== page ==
Thursday, May 03, 2012

This week in end-zone performance

Spring is here, spring is here, and what better way to welcome another term of journalism history than ... the return of the frontpage political cartoon!

After a fashion, I mean. Photo manipulation is a timid cousin of the real thing, and until people stop using it for symbolic handshakes between city and suburbs or Town and Gown, it's never going to get its own Pulitzer category. But an old-fashioned editorial elbow to the chops -- that just takes you back to the days when press barons stalked the earth.

But could it be only a year ago that the demand from the Murdoch-influenced* press was ... how's that again, Boston Herald? He's supposed to spike the thing?

 Just when the nation seemed to have fallen in love all over again with the gutsy, decisive leader in the Oval Office, the old Barack Obama was back again, refusing to release the photos of a dead Osama bin Laden because they might be inflammatory.

It’s not that we have a pressing need to look at bin Laden’s head blown open as we sip our morning coffee. But why is this president forever second guessing how the rest of the world, particularly the Muslim world, will react? Brave Navy SEALs gave the murdering bastard exactly what he deserved and the rest of the world should know that too. The message clearly ought to be that you mess with the United States, you kill innocent civilians and sooner or later we’ll get you. There is a price to be paid.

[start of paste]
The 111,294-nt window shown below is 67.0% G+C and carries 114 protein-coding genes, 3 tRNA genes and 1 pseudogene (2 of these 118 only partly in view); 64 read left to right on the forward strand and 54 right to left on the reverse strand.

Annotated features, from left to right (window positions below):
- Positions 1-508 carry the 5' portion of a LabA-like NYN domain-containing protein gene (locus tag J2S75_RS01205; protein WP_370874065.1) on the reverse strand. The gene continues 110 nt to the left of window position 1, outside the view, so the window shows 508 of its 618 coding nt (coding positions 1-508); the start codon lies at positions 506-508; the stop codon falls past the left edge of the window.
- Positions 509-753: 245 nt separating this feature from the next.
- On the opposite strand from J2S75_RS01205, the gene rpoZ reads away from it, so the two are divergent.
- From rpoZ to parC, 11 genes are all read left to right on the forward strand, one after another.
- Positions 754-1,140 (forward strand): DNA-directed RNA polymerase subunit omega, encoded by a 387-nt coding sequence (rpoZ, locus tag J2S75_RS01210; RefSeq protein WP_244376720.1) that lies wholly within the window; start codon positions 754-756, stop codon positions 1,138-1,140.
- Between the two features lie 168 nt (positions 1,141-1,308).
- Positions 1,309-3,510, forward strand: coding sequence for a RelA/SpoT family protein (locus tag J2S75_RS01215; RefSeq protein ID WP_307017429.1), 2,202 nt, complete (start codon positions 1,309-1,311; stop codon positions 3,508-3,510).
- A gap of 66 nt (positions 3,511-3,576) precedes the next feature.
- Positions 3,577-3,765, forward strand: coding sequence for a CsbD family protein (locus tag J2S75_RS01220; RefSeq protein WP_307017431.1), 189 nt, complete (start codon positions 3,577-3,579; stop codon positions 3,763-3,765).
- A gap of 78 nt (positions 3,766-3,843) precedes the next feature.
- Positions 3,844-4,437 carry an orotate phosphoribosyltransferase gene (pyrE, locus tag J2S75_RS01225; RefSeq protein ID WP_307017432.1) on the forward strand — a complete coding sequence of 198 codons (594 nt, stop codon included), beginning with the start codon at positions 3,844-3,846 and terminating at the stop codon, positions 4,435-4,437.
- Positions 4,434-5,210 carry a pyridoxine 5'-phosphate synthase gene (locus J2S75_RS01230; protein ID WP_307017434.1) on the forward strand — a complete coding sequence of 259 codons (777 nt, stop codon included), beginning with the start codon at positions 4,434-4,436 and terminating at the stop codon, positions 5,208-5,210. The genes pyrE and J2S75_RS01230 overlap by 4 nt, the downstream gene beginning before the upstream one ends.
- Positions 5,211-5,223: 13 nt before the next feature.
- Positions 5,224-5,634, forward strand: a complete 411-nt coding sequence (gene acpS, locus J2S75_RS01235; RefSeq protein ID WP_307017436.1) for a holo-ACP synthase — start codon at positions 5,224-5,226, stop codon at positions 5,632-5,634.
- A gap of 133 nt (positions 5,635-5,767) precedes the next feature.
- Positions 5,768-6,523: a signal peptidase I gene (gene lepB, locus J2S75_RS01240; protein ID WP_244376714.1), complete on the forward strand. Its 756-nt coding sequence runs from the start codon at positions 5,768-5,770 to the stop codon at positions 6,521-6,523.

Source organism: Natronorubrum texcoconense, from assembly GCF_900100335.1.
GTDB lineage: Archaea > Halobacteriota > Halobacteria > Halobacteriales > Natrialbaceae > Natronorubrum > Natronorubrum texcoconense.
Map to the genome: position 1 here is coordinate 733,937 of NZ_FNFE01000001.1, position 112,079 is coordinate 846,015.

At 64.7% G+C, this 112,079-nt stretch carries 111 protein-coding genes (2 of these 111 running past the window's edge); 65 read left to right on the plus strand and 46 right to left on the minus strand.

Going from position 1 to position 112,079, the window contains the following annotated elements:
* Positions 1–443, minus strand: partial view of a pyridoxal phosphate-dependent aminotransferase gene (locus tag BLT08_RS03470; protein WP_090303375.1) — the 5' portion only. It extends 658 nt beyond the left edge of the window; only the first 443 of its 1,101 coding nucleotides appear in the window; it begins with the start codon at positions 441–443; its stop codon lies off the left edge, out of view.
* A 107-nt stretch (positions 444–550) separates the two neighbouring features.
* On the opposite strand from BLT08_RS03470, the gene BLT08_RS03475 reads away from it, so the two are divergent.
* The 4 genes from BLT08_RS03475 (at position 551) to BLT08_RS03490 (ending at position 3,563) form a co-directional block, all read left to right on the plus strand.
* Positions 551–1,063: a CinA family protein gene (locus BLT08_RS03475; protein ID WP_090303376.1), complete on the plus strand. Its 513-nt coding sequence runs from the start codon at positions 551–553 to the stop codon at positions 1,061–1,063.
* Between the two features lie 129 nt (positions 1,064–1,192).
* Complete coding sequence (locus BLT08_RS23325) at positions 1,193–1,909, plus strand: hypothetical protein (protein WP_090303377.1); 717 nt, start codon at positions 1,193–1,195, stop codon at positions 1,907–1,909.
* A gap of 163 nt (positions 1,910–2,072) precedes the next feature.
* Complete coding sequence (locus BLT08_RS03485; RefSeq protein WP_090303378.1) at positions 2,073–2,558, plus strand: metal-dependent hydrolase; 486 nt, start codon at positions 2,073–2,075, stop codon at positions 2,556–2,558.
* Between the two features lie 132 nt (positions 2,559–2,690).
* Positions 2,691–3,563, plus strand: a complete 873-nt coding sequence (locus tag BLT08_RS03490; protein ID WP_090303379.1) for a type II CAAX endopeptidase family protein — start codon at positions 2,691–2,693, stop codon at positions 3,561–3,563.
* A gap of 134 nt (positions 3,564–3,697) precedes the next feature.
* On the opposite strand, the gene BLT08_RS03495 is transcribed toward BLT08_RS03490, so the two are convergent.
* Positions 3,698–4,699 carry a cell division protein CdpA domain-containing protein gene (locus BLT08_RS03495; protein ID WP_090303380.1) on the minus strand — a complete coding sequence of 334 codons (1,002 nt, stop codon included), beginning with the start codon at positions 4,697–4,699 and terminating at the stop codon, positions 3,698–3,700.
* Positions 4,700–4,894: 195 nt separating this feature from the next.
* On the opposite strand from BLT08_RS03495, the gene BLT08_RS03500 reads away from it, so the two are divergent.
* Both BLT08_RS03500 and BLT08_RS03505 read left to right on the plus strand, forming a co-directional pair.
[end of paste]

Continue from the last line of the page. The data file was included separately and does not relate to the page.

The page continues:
Well, yes and no. That's yes, as in everybody's entitled to an opinion, and no, as in "then why do people leave comments like this on news stories?"

OBL cost this country a couple trillion dollars.  It's a major pain to travel.  Some stranger gets to fondle my crotch at TSA checkpoints in the airport. [In] light of all that, I think I should be allowed to see that scumbags brain matter. Release the pictures Mr. President.

In that light, it's interesting to look back to 1946 and the execution of Nazi leaders at Nuremberg. Rather than random spikes of the football (or whatever those crazy college kids did at the time), editors Viewed With Concern and Pointed With Alarm at purported rumors that straw dummies had been hanged instead. Here's the Detroit News:
All of this could have been foreseen by anyone familiar with the traditional circumstances in which dozens of such fantasies have become imbedded in popular superstition; and it was, in fact, foreseen by many, speaking for the American press, who argued fruitlessly for the widest possible publicity for the hangings, against exactly the possibility which has now materialized.

And if you recall the brief bursts of outrage over the news that Bin Laden's remains had received some religious attention before disposal, you'll be happy to know that Col. McCormick's Tribune found a Vatican source to point out that whoever ordered cremation for the Nazis had "committed a sin of a certain gravity."

That's really what I like most about the annual chance to indulge in the history course. In a world heavily populated by people who like to proclaim that the Intarwebs have changed everything, J-history is our license to ask: Then why is still 1942 when I turn on the TV?

* Edited to reflect a note from regular reader Garrett, who points out that the Herald is no longer a Murdoch property, having been sold by Murdoch to his then-publisher.



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